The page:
Settle house with hidden charms also offers the chance to self-build
MANY of those who live in Settle have failed to spot this property’s hidden charms, though they were quite apparent to Sarah and Giles Spencer, who bought the house in 1930.
It was half of the town’s former vicarage and its spacious interior appealed to the couple who were trading up after living above their famous cafe and bakery Ye Olde Naked Man.
But what really sold it to them was the secluded yard, outbuildings and land at the rear, which is barely visible to passers-by.
The couple converted one of the buildings into a bakehouse, where Mr Spencer made pies, cakes and bread before carrying them to the nearby cafe in wooden crates. During the war he even made ice-cream “out back”, branding his sideline as Spencer’s Northern Dairies.
Their daughter Joan and her husband Jack Hemingway later took over the business and the house and, after shifting the baking operation, they converted the bakehouse into a stable.
Jack adored horses and livestock and at one point even had a racehorse on the land, which is tucked away just off the market square.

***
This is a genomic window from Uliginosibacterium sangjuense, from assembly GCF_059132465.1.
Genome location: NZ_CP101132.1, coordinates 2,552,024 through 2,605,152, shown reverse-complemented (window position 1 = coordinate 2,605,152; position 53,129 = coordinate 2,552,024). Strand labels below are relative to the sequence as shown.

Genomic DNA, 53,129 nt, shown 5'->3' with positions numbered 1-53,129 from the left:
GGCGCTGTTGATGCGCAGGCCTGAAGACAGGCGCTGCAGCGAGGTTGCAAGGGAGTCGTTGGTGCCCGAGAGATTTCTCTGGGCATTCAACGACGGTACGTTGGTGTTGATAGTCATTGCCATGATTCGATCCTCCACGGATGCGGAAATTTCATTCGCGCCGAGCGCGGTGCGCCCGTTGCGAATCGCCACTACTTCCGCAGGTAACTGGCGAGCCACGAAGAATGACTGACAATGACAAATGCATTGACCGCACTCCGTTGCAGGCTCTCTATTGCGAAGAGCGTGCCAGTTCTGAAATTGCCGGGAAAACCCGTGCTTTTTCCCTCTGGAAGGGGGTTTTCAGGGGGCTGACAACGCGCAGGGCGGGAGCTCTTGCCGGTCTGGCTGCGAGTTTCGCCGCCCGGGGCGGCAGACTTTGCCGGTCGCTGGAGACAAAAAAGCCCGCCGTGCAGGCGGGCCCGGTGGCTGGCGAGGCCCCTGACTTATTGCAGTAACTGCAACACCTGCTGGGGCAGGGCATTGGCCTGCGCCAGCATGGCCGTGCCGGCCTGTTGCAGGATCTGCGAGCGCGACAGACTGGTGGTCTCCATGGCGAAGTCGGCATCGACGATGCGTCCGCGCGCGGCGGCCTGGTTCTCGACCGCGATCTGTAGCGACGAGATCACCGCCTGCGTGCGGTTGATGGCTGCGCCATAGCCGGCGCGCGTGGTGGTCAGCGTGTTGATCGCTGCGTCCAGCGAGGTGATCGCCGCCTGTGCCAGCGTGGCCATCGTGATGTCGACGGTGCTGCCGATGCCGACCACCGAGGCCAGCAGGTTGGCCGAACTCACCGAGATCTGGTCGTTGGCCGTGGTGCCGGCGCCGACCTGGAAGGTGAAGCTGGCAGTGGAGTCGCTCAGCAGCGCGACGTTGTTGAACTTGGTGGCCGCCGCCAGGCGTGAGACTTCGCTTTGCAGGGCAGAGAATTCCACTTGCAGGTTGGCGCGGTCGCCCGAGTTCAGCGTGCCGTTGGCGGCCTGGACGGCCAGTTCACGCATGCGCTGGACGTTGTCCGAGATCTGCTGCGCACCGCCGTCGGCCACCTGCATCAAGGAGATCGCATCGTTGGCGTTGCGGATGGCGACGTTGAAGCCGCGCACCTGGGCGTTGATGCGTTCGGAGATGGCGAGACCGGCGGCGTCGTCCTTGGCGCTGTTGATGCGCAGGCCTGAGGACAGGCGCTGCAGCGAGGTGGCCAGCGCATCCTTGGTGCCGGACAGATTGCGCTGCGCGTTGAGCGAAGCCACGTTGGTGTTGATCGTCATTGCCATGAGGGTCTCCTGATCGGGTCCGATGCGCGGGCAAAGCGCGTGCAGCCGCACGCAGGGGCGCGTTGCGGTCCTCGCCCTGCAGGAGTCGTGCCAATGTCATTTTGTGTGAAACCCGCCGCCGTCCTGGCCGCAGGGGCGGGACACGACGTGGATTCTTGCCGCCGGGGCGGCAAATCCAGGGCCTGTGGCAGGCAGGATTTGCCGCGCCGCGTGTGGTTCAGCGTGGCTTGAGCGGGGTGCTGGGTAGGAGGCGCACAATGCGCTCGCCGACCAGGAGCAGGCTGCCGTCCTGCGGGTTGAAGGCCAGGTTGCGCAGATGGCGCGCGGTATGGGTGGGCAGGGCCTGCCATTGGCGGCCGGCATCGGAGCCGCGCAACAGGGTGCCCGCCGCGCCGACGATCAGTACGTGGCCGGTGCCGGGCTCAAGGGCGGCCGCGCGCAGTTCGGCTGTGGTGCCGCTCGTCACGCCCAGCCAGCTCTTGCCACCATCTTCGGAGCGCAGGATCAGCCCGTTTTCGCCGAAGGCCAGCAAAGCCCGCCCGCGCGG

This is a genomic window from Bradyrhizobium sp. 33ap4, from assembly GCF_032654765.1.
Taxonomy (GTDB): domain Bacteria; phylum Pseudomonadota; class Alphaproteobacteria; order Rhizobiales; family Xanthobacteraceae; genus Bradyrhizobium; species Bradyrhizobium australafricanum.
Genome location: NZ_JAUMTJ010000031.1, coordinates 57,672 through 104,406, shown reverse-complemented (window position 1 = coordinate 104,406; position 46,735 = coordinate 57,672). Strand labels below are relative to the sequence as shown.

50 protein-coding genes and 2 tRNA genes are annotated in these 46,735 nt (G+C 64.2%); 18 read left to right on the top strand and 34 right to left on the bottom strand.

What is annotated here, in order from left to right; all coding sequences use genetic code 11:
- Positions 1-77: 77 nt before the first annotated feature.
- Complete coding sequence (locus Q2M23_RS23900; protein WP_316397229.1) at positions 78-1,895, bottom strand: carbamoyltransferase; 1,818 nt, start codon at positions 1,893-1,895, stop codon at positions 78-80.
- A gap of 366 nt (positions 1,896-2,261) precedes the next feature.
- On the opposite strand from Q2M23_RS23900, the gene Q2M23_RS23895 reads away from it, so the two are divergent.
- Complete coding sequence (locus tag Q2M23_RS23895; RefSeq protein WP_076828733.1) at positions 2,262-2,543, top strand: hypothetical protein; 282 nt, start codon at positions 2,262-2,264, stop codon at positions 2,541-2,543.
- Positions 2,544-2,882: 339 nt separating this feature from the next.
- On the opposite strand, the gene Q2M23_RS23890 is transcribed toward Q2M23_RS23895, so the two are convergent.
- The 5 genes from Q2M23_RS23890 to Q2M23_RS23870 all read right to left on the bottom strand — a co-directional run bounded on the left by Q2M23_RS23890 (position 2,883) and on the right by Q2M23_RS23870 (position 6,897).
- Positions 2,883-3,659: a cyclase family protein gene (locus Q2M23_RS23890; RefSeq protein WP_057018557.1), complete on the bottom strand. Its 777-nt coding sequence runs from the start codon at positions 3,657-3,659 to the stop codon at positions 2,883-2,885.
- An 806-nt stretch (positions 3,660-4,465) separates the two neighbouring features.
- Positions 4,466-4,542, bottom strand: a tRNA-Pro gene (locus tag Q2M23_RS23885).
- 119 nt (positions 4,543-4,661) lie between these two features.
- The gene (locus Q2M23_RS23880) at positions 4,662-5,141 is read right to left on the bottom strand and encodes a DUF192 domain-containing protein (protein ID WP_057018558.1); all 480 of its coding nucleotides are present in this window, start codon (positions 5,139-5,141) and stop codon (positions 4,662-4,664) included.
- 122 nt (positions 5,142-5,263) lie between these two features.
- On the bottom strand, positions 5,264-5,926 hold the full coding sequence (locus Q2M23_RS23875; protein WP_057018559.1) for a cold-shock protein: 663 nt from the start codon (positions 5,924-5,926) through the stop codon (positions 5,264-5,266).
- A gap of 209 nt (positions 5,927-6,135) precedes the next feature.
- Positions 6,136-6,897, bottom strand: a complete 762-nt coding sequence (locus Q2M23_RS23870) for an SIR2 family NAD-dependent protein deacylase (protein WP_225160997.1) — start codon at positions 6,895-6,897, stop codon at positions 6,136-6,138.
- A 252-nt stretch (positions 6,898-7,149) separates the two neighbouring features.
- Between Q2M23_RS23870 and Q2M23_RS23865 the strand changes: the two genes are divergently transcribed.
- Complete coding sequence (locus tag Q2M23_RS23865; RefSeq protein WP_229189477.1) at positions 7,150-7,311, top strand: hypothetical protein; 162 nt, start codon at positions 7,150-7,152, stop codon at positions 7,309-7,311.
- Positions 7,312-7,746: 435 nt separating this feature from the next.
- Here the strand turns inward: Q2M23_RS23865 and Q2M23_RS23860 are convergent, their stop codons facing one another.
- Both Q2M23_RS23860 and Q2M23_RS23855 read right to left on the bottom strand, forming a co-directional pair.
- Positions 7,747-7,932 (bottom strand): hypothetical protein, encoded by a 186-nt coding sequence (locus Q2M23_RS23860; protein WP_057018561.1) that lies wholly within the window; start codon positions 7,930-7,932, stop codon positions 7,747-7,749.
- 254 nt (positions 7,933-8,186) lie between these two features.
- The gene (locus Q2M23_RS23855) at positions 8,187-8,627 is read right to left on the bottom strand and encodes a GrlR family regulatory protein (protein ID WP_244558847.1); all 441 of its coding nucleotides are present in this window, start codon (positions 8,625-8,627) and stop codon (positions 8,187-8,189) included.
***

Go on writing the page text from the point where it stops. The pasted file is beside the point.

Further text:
“He was quite a character and he loved horses and going to the races. He also kept sheep, goats and hens over the years,” says his daughter, Sue Jarrom, who grew up at 1 Constitution Hill.
“It’s a surprisingly big plot at the back and it’s very peaceful and private considering it is bang in the centre of Settle.”
The land is now for sale as a building plot with planning permission for a three-bedroom home to be built with stone from the outbuildings, and the grade two listed house is on the market for £315,000
“My parents have passed away and that’s why we are selling but it is a wrench as it has been in the family for all those years and I have very happy memories of it.”
The house is grade two listed with period features including mullion windows, original fireplaces and exposed beams.
On the ground floor, there are two bright, front reception room, a kitchen to the rear and two large cellar rooms. The cellar rooms have been used for storage in the past but could be converted into further living accommodation if required. Upstairs, there are three large double bedrooms and a house bathroom. The property needs some modernisation, including upgrades to the kitchen and bathroom, central heating and re-decoration through out.
Outside to the front, there is a small cottage-style patio garden enclosed by iron railings. The rear garden is yet to be landscaped but offers a large walled garden and patio area with a feature well that was recently uncovered. There is ample parking to the rear with vehicle access from the side.
“Ideally whoever buys the house might want the plot, which they could build on or keep as a large garden,” says Sue.